Acas, the employment relations service, has published new guidance to assist businesses in understanding and preparing for the changes to the new single Equality Act. The new Acas quick start guidance, ‘The Equality Act – what’s new for employers?’ demonstrates what these changes mean in practice.
John Taylor, chief executive of Acas, said: “Fairness in the workplace is good business and motivates staff as well as improving effectiveness and productivity. Last year Acas received around 32,000 calls on diversity and discrimination related issues. Our new guide helps businesses and managers understand what the changes mean in practice and what action employers will need to take.”
Changes have occurred in the following areas: third party harassment, pre-employment health checks, power of employment tribunal recommendations and pay secrecy.
The new act means employers are potentially liable if their staff are harassed by people they don’t employ such as external suppliers or customers.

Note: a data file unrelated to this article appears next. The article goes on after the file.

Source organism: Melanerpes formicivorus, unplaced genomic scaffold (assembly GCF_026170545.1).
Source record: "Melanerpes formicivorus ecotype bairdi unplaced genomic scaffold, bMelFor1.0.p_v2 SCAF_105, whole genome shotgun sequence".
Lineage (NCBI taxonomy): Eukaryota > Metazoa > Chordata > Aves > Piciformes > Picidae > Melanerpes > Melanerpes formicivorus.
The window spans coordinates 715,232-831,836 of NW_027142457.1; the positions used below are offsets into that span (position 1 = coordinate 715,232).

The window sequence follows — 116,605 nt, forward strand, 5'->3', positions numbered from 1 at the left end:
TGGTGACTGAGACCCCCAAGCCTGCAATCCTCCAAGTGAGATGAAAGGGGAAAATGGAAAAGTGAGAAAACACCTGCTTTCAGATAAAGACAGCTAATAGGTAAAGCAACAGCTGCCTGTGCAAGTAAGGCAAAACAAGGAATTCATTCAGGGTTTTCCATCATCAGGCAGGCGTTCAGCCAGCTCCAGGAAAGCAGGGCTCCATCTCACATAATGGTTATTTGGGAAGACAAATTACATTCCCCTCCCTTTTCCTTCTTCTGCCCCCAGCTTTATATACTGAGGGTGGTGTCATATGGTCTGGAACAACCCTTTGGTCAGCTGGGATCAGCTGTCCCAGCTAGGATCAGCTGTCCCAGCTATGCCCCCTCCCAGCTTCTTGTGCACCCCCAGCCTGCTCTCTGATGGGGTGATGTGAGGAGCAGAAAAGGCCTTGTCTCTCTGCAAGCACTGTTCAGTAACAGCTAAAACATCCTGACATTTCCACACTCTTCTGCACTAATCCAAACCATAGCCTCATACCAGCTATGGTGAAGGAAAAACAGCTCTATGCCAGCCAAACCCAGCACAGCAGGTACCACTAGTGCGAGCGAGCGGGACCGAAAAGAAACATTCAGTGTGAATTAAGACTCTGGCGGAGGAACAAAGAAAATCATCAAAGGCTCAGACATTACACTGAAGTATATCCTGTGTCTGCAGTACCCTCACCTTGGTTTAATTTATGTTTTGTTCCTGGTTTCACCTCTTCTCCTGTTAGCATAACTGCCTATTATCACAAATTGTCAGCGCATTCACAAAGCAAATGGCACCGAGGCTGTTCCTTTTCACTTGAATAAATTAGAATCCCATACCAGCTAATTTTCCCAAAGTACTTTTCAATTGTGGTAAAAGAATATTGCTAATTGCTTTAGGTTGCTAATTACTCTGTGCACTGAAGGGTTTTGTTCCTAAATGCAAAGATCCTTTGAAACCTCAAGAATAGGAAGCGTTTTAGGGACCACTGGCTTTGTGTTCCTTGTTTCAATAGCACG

F r o m October employers should no longer send out pre-health questionnaires with employment application packs. There are some exemptions, for example around questions related to making reasonable adjustments for the person in the selection process if they are disabled.
Employment tribunals can require employers found guilty of discrimination to take steps to require them to change their policies and practices to prevent further discrimination.
If a contract of employment requires employees to keep pay secret, the Equality Act makes this requirement unenforceable. An employer can still require employees to keep pay rates confidential f r o m others outside the workplace, such as competitors.